Writing Tips – Part Two: Common Grammar Mistakes
Even the smallest writing mistakes can have a large impact on how a potential or current employer views you. Many recruiters receive so many resumes that they simply toss out the ones with spelling and grammatical errors. On the other hand, a cover letter that is well written will help you stand out from the crowd.
Last week we shared with you some of the most commonly misspelled words, as well as tips to help you remember their correct spellings. In the second part of our Writing Tips blog series, we’re going to go over common grammar mistakes. Mastering these grammar rules will help you become a better communicator—in business and in life.
Your vs. You’re
There’s a simple way to remember the correct usage of your/you’re: Read the sentence in your head. If you can replace the word with you are and the sentence still makes sense, use you’re. If not, use your. You’re is a contraction, while your is possessive.
- Incorrect: I know what your thinking.
- Correct: I know what you’re thinking.
- Incorrect: Take a look outside you’re window.
- Correct: Take a look outside your window.
Its vs. It’s
The same rule above can be applied to its/it’s. The word it’s always stands for it is. The word its is possessive, referring to ownership.
- Incorrect: Its time to go.
- Correct: It’s time to go.
- Incorrect: The dog ate from it’s bowl.
- Correct: The dog ate from its bowl.
They’re vs. There vs. Their
These three words are very often misused, but once you remember what each one means you’ll be able to use them correctly.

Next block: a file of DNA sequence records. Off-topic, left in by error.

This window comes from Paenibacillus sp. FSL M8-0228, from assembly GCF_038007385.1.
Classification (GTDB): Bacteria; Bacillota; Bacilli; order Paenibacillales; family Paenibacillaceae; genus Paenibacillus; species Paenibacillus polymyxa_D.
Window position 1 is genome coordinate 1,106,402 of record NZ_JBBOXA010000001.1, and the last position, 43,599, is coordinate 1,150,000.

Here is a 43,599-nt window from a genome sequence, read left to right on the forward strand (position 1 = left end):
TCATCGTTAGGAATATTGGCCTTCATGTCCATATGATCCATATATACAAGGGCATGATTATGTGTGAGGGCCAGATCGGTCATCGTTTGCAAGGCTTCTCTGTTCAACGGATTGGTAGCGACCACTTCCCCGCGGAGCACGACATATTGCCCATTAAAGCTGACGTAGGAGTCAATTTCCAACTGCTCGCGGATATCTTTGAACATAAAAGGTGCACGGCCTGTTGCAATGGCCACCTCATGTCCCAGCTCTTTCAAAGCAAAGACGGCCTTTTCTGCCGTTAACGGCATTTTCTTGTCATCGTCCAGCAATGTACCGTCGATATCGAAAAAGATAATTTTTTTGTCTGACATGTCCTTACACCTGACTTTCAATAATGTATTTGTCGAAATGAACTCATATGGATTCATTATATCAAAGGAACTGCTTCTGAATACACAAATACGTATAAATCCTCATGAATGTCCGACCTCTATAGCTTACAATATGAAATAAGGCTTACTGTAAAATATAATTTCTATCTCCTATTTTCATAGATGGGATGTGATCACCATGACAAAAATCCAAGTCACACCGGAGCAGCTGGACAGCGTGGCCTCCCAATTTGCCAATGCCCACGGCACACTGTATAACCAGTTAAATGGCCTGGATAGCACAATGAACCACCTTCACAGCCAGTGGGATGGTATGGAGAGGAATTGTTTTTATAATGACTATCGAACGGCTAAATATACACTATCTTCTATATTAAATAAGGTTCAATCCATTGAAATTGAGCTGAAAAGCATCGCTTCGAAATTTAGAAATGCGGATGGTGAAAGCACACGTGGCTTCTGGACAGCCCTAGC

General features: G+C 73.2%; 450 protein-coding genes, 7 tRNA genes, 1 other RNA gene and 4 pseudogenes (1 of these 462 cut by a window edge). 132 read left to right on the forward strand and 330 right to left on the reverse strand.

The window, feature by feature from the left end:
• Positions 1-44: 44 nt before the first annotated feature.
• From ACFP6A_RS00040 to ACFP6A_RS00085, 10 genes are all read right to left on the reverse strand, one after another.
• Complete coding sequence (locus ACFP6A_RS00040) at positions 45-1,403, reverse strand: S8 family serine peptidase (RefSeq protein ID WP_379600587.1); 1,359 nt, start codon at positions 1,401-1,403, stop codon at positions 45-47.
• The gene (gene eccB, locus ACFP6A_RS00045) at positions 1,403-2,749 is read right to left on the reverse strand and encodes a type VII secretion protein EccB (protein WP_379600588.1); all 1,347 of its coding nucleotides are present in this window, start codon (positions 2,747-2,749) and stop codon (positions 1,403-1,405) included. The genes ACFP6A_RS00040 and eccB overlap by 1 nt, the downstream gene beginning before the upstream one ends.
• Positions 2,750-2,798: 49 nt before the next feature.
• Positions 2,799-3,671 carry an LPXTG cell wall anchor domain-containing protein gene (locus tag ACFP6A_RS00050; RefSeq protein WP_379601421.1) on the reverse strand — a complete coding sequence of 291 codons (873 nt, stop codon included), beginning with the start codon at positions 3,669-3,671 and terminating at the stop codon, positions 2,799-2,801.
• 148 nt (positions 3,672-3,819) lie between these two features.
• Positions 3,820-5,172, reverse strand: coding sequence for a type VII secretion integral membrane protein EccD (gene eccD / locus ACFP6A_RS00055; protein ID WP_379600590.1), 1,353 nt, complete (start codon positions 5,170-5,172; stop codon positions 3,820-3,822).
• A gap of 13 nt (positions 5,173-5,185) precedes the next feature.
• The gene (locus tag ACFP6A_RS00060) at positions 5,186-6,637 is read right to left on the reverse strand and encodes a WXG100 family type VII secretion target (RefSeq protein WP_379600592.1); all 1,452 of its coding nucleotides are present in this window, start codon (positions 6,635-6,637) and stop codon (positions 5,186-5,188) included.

They’re is a contraction, just like it’s and you’re, which means it always stands for they are. To determine if you should use they’re, try substituting they are in its place.
- Incorrect: Their running late.
- Correct: They’re running late.
There usually refers to a place. To help you keep it straight, remember here and there are spelled with the same last three letters. It can also be used to show something exists, such as there is, there are, there was.
- Incorrect: The waiting room is over their.
- Correct: The waiting room is over there.
Their is always possessive: their house, their dog, their company.
- Incorrect: The couple loved they’re new apartment.
- Correct: The couple loved their new apartment.
Than vs. Then
If you’re making a comparison, than is the word you want to use. If you’re talking about things happening in a particular order, use then. You’ll often see it in if…then pairings such as the one below.
- Incorrect: My cat is cuter then yours.
- Correct: My cat is cuter than yours.
- Incorrect: I’ll get dressed, and than I’ll go to the store.
- Correct: I’ll get dressed, and then I’ll go to the store.
Less vs. Fewer
If you’re writing about something you can count, the word you’re looking for is fewer. Less, on the other hand, refers to something that is abstract, something that can’t be counted. For example, you can say “I got 8 hours of sleep,” but it doesn’t make sense to say “I got 8 sleep.” You can count hours, but you can’t count sleep. Because of this, you would use fewer with hours and less with sleep. There are a few exceptions to this rule, which you can read about here.
- Incorrect: We got less water bottles than we needed.
- Correct: We got fewer water bottles than we needed.
- Incorrect: A pond has fewer water than an ocean.
- Correct: A pond has less water than an ocean.
Even if these grammar rules make sense to you in theory, it’s important to always double-check your writing to ensure you’re using them correctly. Read through your writing more than once, and get a friend or coworker to read it over when possible. With enough practice, these rules will come as naturally to you as breathing.
Do you know of any other tricky words? Share them in the comments below!
For more tips on writing, job hunting, and studying, check out the posts below.